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Zagallo at 80 - A legend of football

Tim Vickery looks back at Zagallo’s influence on the game
action images
Last week Mario Zagallo celebrated his 80th birthday - a date that also serves as a celebration for Brazilian football.

Over its history of more than a hundred years, Brazil have produced better players - and some would argue, better coaches as well. But there have been few figures as important as Zagallo, world champion as a player in 1958 and 62, as coach in 1970 and assistant coach in 1994. He went with Brazil to two other World Cups, both in Germany, and neither with a happy ending. He was in charge in 1974, and assistant to Carlos Alberto Parreira in 2006, both disappointing campaigns.

A few months before that last tournament he gave me a sensational interview looking back on his career, and specifically his memories of Pele. They were team-mates in Brazil‘s first two triumphs, Pele played under Zagallo in 1970, but four years later he could not be persuaded to go to West Germany. It was something Zagallo, decades afterwards, was still unable to understand. For him there was no possible reason that could explain a refusal to represent Brazil in a World Cup. I pointed out that he would probably play even then, in his mid 70s, if Parreira selected him. “I wouldn’t run around very much,” he said with only half a smile, “but I’d play.”

It was a magnificent answer - I laugh thinking about it even now. It takes us straight to the soul of a man who, when he cuts himself, probably bleeds yellow and green. But there is much more to Zagallo than the zealot in the cause of his country’s football. His enthusiasm is a wonderful, contagious thing. More important than the enthusiasm, though, is the idea, the big concept that enabled Brazil to become the country which has won the World Cup more times than any other. That idea is the realisation of the importance of a balance between attack and defence - something Zagallo, as player and coach, symbolises better than anyone else.

Attacking brilliance is something that Brazil have been able to count on ever since the game turned professional, opening up the chances of a career to those from all backgrounds. The 1950 team were among the most attractive ever to play in a World Cup, with superbly talented inside forwards Zizinho and Jair making the bullets for centre forward Ademir to fire. But they did not win the trophy because, come the vital hour, Uruguay found a hole in their defence.

But if there is no hole, if the team do not concede a goal, then they get full value from their attacking ability - and this is the story of Brazil’s success.

By 1958 Brazil had introduced the back four, with its key concept of defensive cover. An extra player had been withdrawn to the heart of the defence. But there were still two wingers, a central striker and a support striker. The big danger of the new 4-2-4 system was that the two in the middle might be swamped.

Zagallo had turned himself into a left winger precisely because of his international ambitions. Brazil had plenty of superb options to fill the more glamorous attacking positions - at left wing there was less competition. Now he saw that he could be more useful to his team if he worked back to fill the hole in the midfield. When his team had the ball he was a left winger, carrying a threat to the opposing goal with his dribbles, crosses and shots. But when the opponents were in possession he was a midfielder, working back, helping out, trying to win the ball again. He was two players in one.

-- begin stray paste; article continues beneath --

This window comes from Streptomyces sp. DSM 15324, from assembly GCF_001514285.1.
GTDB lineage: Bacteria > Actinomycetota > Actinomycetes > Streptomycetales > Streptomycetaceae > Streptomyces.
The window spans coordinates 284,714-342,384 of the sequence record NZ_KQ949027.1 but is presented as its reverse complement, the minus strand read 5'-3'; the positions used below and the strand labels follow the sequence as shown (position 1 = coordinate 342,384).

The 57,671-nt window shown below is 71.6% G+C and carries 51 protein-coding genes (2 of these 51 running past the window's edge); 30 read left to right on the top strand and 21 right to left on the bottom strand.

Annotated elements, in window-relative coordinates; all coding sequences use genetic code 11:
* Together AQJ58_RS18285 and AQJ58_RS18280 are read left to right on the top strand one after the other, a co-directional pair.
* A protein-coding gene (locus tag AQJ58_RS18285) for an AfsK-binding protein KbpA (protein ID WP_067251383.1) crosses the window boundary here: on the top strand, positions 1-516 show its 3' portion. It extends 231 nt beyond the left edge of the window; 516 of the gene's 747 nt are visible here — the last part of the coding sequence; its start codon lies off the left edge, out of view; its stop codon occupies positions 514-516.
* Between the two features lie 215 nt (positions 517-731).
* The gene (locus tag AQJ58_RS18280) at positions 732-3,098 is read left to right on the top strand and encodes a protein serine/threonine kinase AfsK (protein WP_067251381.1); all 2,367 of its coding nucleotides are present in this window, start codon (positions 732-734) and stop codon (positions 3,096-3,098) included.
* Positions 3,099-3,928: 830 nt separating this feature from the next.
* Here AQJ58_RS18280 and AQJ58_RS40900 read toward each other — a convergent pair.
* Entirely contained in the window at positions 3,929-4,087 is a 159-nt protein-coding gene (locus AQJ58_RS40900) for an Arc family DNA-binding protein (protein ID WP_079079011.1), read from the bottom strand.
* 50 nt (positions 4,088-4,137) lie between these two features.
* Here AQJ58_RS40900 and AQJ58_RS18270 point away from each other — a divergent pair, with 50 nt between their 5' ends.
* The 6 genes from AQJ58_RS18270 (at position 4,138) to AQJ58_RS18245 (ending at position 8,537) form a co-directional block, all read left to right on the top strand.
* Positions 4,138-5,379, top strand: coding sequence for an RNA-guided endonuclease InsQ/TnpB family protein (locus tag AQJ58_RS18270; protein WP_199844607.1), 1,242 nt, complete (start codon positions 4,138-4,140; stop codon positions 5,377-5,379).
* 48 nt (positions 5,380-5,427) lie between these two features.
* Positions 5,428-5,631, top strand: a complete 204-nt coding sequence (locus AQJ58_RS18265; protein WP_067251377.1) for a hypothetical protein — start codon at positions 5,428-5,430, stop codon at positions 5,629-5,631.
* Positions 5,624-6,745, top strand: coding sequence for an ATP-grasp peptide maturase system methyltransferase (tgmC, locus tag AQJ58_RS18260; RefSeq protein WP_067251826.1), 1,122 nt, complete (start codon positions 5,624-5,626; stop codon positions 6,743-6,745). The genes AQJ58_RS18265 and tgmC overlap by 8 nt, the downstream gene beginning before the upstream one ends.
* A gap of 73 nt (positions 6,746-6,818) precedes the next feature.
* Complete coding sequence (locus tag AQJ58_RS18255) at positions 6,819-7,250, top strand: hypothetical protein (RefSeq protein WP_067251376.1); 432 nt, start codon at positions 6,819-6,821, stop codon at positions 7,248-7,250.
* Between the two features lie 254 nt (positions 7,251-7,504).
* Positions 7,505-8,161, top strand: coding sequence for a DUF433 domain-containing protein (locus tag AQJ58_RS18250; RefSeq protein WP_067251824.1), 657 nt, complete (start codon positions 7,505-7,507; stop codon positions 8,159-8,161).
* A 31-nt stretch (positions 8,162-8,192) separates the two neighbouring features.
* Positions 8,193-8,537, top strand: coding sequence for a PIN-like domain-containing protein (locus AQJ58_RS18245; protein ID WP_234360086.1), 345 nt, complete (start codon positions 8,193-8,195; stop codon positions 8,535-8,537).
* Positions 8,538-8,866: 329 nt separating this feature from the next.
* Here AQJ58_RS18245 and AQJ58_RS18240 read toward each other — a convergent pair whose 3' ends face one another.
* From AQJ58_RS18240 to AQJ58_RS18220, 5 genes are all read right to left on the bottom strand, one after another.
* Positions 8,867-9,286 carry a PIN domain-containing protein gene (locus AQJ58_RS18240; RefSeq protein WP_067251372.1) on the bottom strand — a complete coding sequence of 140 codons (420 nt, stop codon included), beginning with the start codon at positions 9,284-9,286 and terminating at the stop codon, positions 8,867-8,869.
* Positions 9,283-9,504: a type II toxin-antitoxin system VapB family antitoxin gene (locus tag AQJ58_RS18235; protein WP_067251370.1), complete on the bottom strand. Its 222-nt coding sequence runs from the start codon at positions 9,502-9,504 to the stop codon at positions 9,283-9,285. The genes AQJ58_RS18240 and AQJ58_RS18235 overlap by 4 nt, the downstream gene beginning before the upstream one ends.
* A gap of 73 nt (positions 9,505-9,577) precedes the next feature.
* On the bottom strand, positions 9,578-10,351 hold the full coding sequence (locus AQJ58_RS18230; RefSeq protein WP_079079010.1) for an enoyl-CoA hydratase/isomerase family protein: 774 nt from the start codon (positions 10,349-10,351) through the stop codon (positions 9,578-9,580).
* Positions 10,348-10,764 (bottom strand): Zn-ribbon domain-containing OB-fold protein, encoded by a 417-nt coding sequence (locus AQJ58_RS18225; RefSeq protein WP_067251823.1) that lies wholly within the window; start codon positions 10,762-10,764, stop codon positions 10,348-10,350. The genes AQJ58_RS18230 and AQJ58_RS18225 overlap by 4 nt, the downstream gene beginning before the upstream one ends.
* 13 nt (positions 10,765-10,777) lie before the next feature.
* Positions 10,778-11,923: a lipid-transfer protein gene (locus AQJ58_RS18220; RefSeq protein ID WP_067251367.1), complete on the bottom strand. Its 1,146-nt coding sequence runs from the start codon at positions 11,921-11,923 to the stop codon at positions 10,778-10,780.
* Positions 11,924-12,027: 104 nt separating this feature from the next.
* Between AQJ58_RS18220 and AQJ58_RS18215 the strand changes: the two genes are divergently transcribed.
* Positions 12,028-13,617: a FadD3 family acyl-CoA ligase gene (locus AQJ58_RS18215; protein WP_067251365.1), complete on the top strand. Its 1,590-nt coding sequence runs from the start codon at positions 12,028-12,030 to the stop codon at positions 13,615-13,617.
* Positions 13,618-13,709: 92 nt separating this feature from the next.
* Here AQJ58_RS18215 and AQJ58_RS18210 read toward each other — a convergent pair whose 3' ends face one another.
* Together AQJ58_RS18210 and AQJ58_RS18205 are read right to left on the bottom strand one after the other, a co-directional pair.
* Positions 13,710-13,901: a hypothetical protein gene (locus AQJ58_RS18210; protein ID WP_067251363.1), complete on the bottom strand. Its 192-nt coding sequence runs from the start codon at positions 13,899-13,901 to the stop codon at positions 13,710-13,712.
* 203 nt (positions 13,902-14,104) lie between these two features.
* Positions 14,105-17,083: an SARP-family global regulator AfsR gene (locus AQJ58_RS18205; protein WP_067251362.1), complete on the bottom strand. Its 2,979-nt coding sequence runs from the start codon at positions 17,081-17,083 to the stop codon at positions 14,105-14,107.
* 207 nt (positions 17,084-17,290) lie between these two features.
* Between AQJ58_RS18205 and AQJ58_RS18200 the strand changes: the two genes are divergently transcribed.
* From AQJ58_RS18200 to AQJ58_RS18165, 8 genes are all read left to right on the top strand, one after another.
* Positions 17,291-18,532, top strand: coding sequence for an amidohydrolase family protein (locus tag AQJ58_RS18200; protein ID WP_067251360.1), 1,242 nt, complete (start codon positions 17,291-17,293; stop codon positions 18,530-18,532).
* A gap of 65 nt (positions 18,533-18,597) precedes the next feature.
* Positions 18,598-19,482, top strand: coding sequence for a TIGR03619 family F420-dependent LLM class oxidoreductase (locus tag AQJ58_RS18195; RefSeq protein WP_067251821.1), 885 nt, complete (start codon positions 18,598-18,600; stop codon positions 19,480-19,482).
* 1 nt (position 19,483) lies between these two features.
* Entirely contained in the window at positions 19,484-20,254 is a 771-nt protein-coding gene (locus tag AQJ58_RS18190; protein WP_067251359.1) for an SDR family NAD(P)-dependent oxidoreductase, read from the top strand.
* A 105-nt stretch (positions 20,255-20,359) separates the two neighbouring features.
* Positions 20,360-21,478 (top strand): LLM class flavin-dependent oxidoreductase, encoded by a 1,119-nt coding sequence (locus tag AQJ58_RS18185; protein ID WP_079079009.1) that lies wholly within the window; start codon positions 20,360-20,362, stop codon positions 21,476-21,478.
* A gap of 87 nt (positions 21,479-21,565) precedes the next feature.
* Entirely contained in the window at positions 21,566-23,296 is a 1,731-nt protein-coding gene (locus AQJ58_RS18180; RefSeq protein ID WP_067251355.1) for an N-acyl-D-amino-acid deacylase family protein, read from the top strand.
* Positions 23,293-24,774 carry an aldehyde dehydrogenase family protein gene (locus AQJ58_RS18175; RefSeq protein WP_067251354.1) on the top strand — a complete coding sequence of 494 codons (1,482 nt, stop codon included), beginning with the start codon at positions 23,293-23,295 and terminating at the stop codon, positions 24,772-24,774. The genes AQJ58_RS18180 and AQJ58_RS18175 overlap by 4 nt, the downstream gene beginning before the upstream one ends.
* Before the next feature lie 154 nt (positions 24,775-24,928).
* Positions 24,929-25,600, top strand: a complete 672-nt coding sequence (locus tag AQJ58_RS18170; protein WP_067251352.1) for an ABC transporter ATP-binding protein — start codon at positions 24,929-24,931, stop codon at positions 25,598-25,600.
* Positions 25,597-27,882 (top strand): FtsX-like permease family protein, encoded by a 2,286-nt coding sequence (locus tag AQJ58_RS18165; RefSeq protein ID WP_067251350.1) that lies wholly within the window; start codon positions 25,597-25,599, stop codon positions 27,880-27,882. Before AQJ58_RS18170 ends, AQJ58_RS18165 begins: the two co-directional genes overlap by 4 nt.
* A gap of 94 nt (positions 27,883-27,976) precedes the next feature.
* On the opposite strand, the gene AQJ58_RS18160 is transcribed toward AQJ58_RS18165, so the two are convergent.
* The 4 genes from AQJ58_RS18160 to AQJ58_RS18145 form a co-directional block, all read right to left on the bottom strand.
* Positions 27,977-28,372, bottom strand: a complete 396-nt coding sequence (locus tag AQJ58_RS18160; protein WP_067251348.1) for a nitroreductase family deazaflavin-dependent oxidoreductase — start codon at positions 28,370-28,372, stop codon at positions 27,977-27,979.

Brazil won the 1958 World Cup without conceding a goal until the semi final. Four years later in Chile Zagallo’s defensive contribution was even more important, as left back Nilton Santos was now 37 and past his best.

Eight years later, at short notice, Zagallo took charge of the team in the build up to Mexico ‘70. Many have tended to minimize his contribution, with the argument that he was lucky to inherit a ready made team constructed by his charismatic predecessor Joao Saldanha. It is not a chare that stands up, for all Saldanha’s virtues in shepherding the side successfully through the qualification campaign. His team, though, were still playing 4-2-4. Zagallo, aware that the game had moved on, was adamant that Brazil had no chance of winning in Mexico using this formation. He had to tighten things up. A few changes of personnel were made, but the most important switch was in tactical approach. Zagallo’s Brazil left only Tostao, improvised as centre forward, upfield. When the opposition were in possession, everyone else came behind the line of the ball. The 1970 team could be seen as pioneers of 4-5-1, or 4-2-3-1, labels he is happy to accept. Some of the greatness of that side comes from the fact that they were tactically ahead of their time, especially in terms of their balance between attack and defence.

The importance of this lesson, and of Zagallo the player, was something England were quick to pick up on. Alf Ramsey’s side that won the World Cup in 1966 essentially counted on a Zagallo on either flank - Alan Ball on he right and Martin Peters on the left were a new kind of versatile player, able to carry out the functions of a winger, but also competent at working back to form part of the midfield block.
Such poli-functionality was taken to greater heights by the Holland side of 1974 - a team of 11 men that seemed to work as one living, breathing unit, pressing together to win the ball, breaking forward together in search of the opposing goal - carried out with a concept of versatility that Zagallo had shown to the world.

The fact that his 1974 team were so comprehensively beaten by the Dutch is one of the ironies that Mario Zagallo can look back on as he reflects on one of the most influential careers in the history of football.


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